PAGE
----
I was thinking of just adding all the percentages to get a total wins (i.e. 100%=1win... a team that has 16 games each with 50% win probability wins 8 games). I guess running a bunch of season simulations would work pretty much the same way, but I don't know any easy way to do that with Excel. Anybody have any tips?

42
by DavidH (not verified) :: Fri, 09/09/2005 - 9:12pm

Re:#39
DavidH, that’s pretty much the FO prediction method. It’s kind of hidden in the simulation approach, but by giving each team a predicted DVOA and spread that nails down the probability of any given game going to one or the other.

Actually, and I commented on this in the DVOA predictions thread, from the PROTRADE article it sounds like individual games are NOT simulated like this, but that a general lump SOS number is generated for each team, and combined with their ratings to give a projected win total. I'm not a stat guy, so maybe that has the same effect, but on the surface it appears different to me.

But even if you're right (and if you are, could you show me where it lays this out?), there are still a couple of differences between what I'm proposing and what they're doing...

A) FO is based on their formulas, and a team's rating is the same regardless of who they are playing, whereas a subjective analysis like mine can take into account the fact that matchups do matter, and that some teams simply match up well against other teams. For example, any team with a good running attack will do well against the Chiefs, regardless of the fact that they might be actually ranked slightly worse in general.

B) The FO system doesn't look at the the context of a game - the teams' records and standings, their previous opponents, etc.

C) From what I can tell, the FO system ignores home field advantage, which seems silly. Or maybe I just overlooked it. If so, could someone kindly point it out to me?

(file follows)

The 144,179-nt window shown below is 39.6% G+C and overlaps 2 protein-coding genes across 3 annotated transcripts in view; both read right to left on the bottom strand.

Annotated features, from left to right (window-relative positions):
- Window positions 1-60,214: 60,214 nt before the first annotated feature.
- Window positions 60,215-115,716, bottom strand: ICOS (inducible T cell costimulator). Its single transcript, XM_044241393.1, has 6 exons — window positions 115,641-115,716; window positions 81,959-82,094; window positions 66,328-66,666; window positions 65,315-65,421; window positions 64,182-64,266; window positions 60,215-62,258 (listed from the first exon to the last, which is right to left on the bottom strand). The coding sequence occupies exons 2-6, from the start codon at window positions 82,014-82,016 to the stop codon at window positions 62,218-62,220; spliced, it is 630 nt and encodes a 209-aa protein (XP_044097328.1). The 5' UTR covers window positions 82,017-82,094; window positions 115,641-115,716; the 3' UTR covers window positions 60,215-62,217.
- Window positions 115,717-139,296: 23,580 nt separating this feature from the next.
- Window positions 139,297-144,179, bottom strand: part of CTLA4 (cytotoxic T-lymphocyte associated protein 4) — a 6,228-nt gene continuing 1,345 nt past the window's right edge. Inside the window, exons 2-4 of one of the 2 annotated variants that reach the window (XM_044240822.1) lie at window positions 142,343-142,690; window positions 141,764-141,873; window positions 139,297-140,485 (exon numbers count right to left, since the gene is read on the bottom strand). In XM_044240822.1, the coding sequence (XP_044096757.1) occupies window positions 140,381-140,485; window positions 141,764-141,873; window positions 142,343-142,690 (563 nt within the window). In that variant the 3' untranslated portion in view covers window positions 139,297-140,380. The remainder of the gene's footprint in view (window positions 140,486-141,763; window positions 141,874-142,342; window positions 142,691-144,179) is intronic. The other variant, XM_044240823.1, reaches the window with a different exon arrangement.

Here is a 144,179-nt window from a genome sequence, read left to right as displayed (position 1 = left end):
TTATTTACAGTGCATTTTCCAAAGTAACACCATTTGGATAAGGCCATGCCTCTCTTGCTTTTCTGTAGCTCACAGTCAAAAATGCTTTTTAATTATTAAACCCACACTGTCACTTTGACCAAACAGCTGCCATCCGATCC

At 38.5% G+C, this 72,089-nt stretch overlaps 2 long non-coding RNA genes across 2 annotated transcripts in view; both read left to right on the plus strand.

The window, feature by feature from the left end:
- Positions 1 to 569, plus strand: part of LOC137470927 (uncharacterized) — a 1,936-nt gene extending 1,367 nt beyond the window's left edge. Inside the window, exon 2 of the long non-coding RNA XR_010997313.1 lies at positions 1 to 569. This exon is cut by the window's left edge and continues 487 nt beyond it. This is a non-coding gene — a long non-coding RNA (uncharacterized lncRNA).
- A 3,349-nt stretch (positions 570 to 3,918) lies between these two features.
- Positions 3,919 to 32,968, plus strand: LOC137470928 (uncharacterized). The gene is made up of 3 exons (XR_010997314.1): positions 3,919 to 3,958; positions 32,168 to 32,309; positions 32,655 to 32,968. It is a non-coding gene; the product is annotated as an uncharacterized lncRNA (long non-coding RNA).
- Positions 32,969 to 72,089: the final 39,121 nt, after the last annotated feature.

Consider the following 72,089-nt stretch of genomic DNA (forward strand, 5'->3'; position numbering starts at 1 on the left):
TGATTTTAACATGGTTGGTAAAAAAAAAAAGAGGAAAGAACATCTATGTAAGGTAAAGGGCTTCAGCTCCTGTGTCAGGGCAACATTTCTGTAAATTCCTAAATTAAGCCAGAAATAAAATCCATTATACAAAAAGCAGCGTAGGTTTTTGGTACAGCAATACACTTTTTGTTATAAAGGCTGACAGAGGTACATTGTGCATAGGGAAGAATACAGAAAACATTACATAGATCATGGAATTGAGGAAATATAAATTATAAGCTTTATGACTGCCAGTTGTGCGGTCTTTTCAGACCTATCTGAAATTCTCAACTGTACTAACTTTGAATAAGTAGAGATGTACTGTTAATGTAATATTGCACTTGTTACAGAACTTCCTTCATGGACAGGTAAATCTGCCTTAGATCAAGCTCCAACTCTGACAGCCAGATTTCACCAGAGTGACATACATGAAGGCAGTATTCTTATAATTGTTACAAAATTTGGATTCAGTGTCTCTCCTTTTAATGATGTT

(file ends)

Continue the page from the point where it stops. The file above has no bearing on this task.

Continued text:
Basically I guess this a long way of saying that their system is objective and only takes into account things that have been shown fairly conclusively to matter, while mine is subjective. At any rate, I don't think I know enough about football for my predictions to mean squat anyway...

43
by andro (not verified) :: Fri, 09/09/2005 - 9:37pm

"At Football Outsiders, we’re striving for something better, using everything at our disposal to make the most accurate picks possible: Pythagorean analysis, DVOA projections, historical research, old fashioned scouting."

thats why i love this website - to hell with the status quo

44
by Larry (not verified) :: Fri, 09/09/2005 - 9:54pm

DavidH, it is the method laid out in the book, PFP 2005; the PROTRADE article is ambiguous (to be kind) but I suspect (hope?) a clarification will eventually come on that. The details of generating the individual game probabilities are different, but the central premise is the same. Home field seems an obvious thing to put in, and it would seem to be a not too difficult task to use divisional games (or all games, but divisional seems better for the symmetry) to try to assess what the home field advantage is quantitatively. Sequencing of games matters less, I'd think, although end of season games where one team plays backups would change things. But these situations are rare (maybe 1 or 2 per season, meaning less than 1% of games).

At any rate, a simulation of the season is great, but if the percentages on the individual games aren't worth much, then garbage in, garbage out. I have more faith in something like DVOA providing meaningful percentages than any individual's intuition.

45
by DavidH (not verified) :: Fri, 09/09/2005 - 11:05pm